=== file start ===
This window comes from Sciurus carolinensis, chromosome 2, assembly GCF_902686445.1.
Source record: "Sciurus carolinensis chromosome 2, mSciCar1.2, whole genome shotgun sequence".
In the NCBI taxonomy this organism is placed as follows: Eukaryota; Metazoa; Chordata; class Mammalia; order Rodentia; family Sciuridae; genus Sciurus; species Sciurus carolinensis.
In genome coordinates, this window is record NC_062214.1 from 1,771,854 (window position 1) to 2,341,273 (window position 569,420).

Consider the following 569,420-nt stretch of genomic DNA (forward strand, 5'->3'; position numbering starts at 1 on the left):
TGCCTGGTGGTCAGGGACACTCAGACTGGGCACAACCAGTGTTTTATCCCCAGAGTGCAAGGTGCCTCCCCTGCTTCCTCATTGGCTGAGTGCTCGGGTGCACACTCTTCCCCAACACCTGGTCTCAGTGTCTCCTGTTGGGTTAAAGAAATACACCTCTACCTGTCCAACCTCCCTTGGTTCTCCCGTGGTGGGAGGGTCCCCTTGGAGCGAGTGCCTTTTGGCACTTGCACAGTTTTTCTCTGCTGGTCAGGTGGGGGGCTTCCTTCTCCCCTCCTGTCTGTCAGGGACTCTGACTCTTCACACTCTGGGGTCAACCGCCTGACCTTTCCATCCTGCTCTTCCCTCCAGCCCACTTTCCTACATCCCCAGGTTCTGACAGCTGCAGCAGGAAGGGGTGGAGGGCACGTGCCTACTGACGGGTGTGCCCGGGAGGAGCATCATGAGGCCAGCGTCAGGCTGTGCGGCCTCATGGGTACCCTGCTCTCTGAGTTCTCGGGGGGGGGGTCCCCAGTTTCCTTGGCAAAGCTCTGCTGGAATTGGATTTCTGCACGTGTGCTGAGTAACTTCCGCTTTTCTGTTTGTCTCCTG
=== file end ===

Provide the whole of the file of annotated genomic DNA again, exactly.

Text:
This window comes from Sciurus carolinensis, chromosome 2, assembly GCF_902686445.1.
Source record: "Sciurus carolinensis chromosome 2, mSciCar1.2, whole genome shotgun sequence".
In the NCBI taxonomy this organism is placed as follows: Eukaryota; Metazoa; Chordata; class Mammalia; order Rodentia; family Sciuridae; genus Sciurus; species Sciurus carolinensis.
In genome coordinates, this window is record NC_062214.1 from 1,771,854 (window position 1) to 2,341,273 (window position 569,420).

Consider the following 569,420-nt stretch of genomic DNA (forward strand, 5'->3'; position numbering starts at 1 on the left):
TGCCTGGTGGTCAGGGACACTCAGACTGGGCACAACCAGTGTTTTATCCCCAGAGTGCAAGGTGCCTCCCCTGCTTCCTCATTGGCTGAGTGCTCGGGTGCACACTCTTCCCCAACACCTGGTCTCAGTGTCTCCTGTTGGGTTAAAGAAATACACCTCTACCTGTCCAACCTCCCTTGGTTCTCCCGTGGTGGGAGGGTCCCCTTGGAGCGAGTGCCTTTTGGCACTTGCACAGTTTTTCTCTGCTGGTCAGGTGGGGGGCTTCCTTCTCCCCTCCTGTCTGTCAGGGACTCTGACTCTTCACACTCTGGGGTCAACCGCCTGACCTTTCCATCCTGCTCTTCCCTCCAGCCCACTTTCCTACATCCCCAGGTTCTGACAGCTGCAGCAGGAAGGGGTGGAGGGCACGTGCCTACTGACGGGTGTGCCCGGGAGGAGCATCATGAGGCCAGCGTCAGGCTGTGCGGCCTCATGGGTACCCTGCTCTCTGAGTTCTCGGGGGGGGGGTCCCCAGTTTCCTTGGCAAAGCTCTGCTGGAATTGGATTTCTGCACGTGTGCTGAGTAACTTCCGCTTTTCTGTTTGTCTCCTG